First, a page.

Scoot Commute

Connecticut, why it’s not complete crap

Posted in Bike Buying, Buddy St. Tropez (Franz Biberkopf) by sbahn on 2009/07/07

Ok, I gotta admit. I’m not a fan of Connecticut. When I was a kid and we would go camping at Baxter State Park in Maine, I would fall asleep in New York and wake up several times and we were always “still in Connecticut”. As an adult, Connecticut is just in the way between Rhode Island and me getting to New York to get a real bagel (that would be pumpernickel).

So anyway, why am I going on about Connecticut when there’s no reason for me to have been there? Well, I found a Scarabeo 500 on craigslist and rode out after work yesterday to have a look. First, the trip.

Connecticut is not complete crap because:

  • there’s really good road signage (I didn’t get lost once and I am seriously geographically challenged);
  • the backroads are beautiful with loads of trees, decent speed limits, smells of horses and cut grass;
  • there are farms where actual food is being grown which brings me back to my childhood;
  • the roads are in great shape considering they’re secondary and tertiary roads and the winter was fairly hellish;
  • drivers are sort of considerate, but I do pull over and let them pass even if I’m doing 15 over the posted (I don’t know these crazy, curvy, up & down backroads and the guy in the pick-up just wants to get home and have something to eat);
  • did I mention the signage? Real A+ on that, Governor Rell.

I rode out to the town of Baltic to meet a guy called Dave to see the Scarabeo. The ride out was ok except Route 6 in Connecticut gets crazy! It may be posted at 45 and 50, but people are hauling. Good thing the shoulder is nicely paved; I just scoot over and let ’em sail by. It is not worth proving a point. I think they go so fast because the pavement is smooth as silk and it’s a straight shot west. At one intersection in some town (maybe Killingly?) there was a crowd of scoots and they all waved as I went by. I also a couple of more 50s on my way home.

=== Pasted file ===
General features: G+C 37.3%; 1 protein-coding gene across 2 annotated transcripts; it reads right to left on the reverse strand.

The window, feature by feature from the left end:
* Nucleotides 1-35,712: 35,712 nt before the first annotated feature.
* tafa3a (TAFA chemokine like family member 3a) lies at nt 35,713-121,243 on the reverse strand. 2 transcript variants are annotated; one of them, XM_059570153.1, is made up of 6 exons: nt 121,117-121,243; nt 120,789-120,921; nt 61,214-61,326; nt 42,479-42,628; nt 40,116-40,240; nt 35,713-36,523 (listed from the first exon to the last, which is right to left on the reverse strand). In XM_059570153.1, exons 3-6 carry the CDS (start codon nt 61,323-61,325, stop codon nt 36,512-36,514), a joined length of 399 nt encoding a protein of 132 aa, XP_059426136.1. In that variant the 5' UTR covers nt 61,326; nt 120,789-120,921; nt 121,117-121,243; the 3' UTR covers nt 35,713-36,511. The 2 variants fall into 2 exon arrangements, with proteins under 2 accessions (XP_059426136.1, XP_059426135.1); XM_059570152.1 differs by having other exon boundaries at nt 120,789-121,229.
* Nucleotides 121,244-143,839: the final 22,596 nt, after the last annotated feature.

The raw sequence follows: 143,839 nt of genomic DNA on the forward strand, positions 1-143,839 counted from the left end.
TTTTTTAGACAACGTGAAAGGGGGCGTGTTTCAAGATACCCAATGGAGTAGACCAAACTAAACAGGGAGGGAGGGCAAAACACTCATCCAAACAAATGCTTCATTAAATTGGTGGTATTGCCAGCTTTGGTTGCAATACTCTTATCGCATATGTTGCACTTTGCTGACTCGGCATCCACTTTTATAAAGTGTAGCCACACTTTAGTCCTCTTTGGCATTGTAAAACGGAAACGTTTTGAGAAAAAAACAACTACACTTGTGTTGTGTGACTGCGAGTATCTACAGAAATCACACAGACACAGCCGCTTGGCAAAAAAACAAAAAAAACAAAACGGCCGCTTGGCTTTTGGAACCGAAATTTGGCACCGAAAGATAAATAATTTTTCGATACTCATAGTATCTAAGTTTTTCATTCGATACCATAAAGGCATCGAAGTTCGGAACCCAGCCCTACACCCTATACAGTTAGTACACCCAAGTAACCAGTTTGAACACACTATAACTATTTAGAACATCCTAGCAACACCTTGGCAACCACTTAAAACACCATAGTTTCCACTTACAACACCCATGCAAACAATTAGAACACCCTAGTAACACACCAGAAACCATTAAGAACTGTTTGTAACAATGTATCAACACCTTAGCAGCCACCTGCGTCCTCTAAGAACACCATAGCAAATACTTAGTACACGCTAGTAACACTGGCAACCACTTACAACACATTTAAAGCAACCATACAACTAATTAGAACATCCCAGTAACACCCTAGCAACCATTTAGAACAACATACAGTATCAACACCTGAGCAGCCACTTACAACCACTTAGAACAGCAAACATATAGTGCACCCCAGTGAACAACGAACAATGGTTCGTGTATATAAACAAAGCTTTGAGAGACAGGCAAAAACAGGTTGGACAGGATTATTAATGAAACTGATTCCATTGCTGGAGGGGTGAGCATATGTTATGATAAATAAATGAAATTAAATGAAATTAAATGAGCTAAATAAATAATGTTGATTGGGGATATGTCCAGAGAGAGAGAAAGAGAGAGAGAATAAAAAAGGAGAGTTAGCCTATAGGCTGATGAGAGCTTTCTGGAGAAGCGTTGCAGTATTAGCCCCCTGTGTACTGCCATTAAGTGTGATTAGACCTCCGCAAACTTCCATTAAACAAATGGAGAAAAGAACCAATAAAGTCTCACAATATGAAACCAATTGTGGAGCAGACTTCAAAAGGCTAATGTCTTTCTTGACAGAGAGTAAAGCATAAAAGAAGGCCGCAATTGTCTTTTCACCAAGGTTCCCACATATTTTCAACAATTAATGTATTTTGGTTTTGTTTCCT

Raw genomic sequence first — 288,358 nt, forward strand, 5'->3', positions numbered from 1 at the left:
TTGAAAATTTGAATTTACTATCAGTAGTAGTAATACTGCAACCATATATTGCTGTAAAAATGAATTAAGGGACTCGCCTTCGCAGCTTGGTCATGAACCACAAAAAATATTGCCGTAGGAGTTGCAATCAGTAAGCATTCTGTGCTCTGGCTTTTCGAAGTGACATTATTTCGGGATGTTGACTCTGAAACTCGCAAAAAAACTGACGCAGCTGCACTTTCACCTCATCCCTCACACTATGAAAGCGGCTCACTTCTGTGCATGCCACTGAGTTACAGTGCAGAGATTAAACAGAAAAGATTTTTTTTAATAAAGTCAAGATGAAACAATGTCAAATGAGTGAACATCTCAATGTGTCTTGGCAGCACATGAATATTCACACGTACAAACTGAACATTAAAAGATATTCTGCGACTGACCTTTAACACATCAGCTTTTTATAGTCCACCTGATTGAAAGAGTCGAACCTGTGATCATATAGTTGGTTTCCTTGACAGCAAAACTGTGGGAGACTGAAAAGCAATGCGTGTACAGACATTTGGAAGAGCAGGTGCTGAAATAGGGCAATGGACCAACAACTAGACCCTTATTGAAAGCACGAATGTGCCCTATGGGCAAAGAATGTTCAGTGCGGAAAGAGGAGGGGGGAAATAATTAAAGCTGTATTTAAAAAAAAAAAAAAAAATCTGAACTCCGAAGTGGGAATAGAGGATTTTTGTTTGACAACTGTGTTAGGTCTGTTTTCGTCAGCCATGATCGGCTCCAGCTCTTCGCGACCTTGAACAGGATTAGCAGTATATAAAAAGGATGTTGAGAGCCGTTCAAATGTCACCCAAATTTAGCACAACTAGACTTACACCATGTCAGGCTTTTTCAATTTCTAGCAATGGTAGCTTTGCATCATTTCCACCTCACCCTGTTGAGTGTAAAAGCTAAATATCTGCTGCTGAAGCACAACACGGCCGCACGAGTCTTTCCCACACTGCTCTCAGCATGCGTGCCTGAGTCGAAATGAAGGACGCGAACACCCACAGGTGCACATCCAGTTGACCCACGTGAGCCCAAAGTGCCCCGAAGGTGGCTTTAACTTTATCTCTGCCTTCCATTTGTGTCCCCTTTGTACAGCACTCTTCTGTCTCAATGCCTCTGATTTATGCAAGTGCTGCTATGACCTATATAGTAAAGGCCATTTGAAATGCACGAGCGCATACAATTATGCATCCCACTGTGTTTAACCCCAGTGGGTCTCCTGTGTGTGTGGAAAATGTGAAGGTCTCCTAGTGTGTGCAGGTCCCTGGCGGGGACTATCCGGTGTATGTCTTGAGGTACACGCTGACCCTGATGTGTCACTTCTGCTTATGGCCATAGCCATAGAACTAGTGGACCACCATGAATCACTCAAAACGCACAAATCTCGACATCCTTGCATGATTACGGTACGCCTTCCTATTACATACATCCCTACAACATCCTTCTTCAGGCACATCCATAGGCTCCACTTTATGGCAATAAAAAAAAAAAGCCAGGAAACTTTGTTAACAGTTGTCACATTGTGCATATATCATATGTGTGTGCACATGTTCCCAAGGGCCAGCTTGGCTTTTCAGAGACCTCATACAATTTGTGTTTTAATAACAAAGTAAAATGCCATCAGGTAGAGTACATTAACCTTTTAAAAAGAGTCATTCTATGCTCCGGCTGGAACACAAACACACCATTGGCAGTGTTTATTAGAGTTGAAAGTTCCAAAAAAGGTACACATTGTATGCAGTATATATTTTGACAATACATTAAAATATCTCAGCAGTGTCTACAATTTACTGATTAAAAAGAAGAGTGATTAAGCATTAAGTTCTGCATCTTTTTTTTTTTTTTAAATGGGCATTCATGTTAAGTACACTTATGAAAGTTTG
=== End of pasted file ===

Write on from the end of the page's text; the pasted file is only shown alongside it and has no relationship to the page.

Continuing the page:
I turned on Route 97 (thank god for Google streetview!) and entered the town of Scotland. No Hibs supporters, no thistles, but a really lovely road. Unfortunately there was a red VW Jetta or Passat behind me. Even though I was going at least 10, and more likely 15 miles over the posted 35, he still stuck to me like Velcro. There simply was no where to pull over (narrow country lane anyone?), so it wasn’t the most calming of rides.

I pulled into “town”, if that’s what you want to call the center of Baltic, after taking a sharp left up a hill and an immediate sharp right down a hill and over train tracks. I made a left onto Main Street and pulled into Dave’s driveway. The ‘beo was sitting there all ready for drools.

Dave is a nice guy. 57, bought his first scoot, a 50cc, at 54, when he and several members of his extended family decided they wanted to get into scootering. I talked with him for about an hour and a half. He went from a 50cc to a 500cc in one year. He’s selling the ‘beo because his wife, who had upgraded from a 50cc to a 250cc Helix (that’s one ugly scoot) while he was riding the ‘beo, felt that if they’re riding together, they should have matching scoots. I looked at him, stunned. I muttered, “wow, that’s a new one. I’m sure glad Erik doesn’t think that way; we’d be broke!”

So he bought matching Burgman 400s. I saw them in their special shed in his backyard.

Dave doesn’t ride 2-up yet as he feels his skills are not there yet, but his plan is to eventually get a Goldwing Trike and ride together with his wife. Wow. I think that this attitude did play a part in my decision to forgo the ‘beo. But I skip ahead.

I asked if I could ride it, but he declined, which is fine. I don’t know what I would do in a similar situation with roles reversed. I did think that if I rode there on my Buddy, he would have thought I was a half-way decent rider and might let me try it. Oh well. We did go for a ride together and lemme tell you, that thing hauls ass.

Scarabeo 500: Impressions

Well, it’s big. Big, big, big. Super-big. I’m 5’11” and I could just flatfoot it, and that was standing at the very end of the seat. It’s heavy. But it’s got a really great look to it, and I love, love, love the matching saddlebags.

From the back the lighting was great. Nice big indicator, nice big brake light. There’s a brakelight on the rear case that can be hooked up to the brake as well. It looks good from the back making sweeping turns, and with the upgraded 16 inch Pirellis, you know that thing can handle the highway like a Boston Terrier puppy draws gay boys.